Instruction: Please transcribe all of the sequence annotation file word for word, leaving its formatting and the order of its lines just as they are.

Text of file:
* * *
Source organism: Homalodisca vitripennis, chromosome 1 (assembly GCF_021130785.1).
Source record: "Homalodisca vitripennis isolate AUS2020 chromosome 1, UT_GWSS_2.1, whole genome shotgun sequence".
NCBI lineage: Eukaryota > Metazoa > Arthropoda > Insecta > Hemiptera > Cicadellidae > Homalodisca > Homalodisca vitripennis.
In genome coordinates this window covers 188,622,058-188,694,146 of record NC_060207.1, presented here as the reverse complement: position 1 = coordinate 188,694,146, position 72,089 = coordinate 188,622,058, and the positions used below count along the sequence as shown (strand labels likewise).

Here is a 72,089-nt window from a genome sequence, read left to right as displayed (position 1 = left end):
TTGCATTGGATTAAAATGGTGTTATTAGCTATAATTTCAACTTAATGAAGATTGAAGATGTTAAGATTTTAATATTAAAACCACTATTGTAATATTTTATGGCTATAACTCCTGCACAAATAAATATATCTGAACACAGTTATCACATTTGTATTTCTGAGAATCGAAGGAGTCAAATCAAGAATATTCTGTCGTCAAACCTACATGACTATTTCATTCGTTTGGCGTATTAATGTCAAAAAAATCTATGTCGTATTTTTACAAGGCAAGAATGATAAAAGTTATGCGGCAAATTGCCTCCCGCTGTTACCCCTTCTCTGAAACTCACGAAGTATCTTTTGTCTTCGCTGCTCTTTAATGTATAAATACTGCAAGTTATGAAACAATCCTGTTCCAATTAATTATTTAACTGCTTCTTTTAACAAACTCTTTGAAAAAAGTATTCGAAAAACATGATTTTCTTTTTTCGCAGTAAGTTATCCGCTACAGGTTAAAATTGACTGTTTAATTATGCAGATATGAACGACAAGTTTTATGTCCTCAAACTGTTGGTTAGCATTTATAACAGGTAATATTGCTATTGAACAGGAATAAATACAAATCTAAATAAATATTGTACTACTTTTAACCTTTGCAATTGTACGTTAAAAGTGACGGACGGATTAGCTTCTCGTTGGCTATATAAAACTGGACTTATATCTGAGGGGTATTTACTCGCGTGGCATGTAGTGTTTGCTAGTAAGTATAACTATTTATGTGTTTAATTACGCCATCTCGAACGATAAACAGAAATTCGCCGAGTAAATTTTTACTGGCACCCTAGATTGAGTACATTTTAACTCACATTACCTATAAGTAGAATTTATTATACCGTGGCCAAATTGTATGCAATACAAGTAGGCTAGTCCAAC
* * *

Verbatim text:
Source organism: Homalodisca vitripennis, chromosome 1 (assembly GCF_021130785.1).
Source record: "Homalodisca vitripennis isolate AUS2020 chromosome 1, UT_GWSS_2.1, whole genome shotgun sequence".
NCBI lineage: Eukaryota > Metazoa > Arthropoda > Insecta > Hemiptera > Cicadellidae > Homalodisca > Homalodisca vitripennis.
In genome coordinates this window covers 188,622,058-188,694,146 of record NC_060207.1, presented here as the reverse complement: position 1 = coordinate 188,694,146, position 72,089 = coordinate 188,622,058, and the positions used below count along the sequence as shown (strand labels likewise).

Here is a 72,089-nt window from a genome sequence, read left to right as displayed (position 1 = left end):
TTGCATTGGATTAAAATGGTGTTATTAGCTATAATTTCAACTTAATGAAGATTGAAGATGTTAAGATTTTAATATTAAAACCACTATTGTAATATTTTATGGCTATAACTCCTGCACAAATAAATATATCTGAACACAGTTATCACATTTGTATTTCTGAGAATCGAAGGAGTCAAATCAAGAATATTCTGTCGTCAAACCTACATGACTATTTCATTCGTTTGGCGTATTAATGTCAAAAAAATCTATGTCGTATTTTTACAAGGCAAGAATGATAAAAGTTATGCGGCAAATTGCCTCCCGCTGTTACCCCTTCTCTGAAACTCACGAAGTATCTTTTGTCTTCGCTGCTCTTTAATGTATAAATACTGCAAGTTATGAAACAATCCTGTTCCAATTAATTATTTAACTGCTTCTTTTAACAAACTCTTTGAAAAAAGTATTCGAAAAACATGATTTTCTTTTTTCGCAGTAAGTTATCCGCTACAGGTTAAAATTGACTGTTTAATTATGCAGATATGAACGACAAGTTTTATGTCCTCAAACTGTTGGTTAGCATTTATAACAGGTAATATTGCTATTGAACAGGAATAAATACAAATCTAAATAAATATTGTACTACTTTTAACCTTTGCAATTGTACGTTAAAAGTGACGGACGGATTAGCTTCTCGTTGGCTATATAAAACTGGACTTATATCTGAGGGGTATTTACTCGCGTGGCATGTAGTGTTTGCTAGTAAGTATAACTATTTATGTGTTTAATTACGCCATCTCGAACGATAAACAGAAATTCGCCGAGTAAATTTTTACTGGCACCCTAGATTGAGTACATTTTAACTCACATTACCTATAAGTAGAATTTATTATACCGTGGCCAAATTGTATGCAATACAAGTAGGCTAGTCCAAC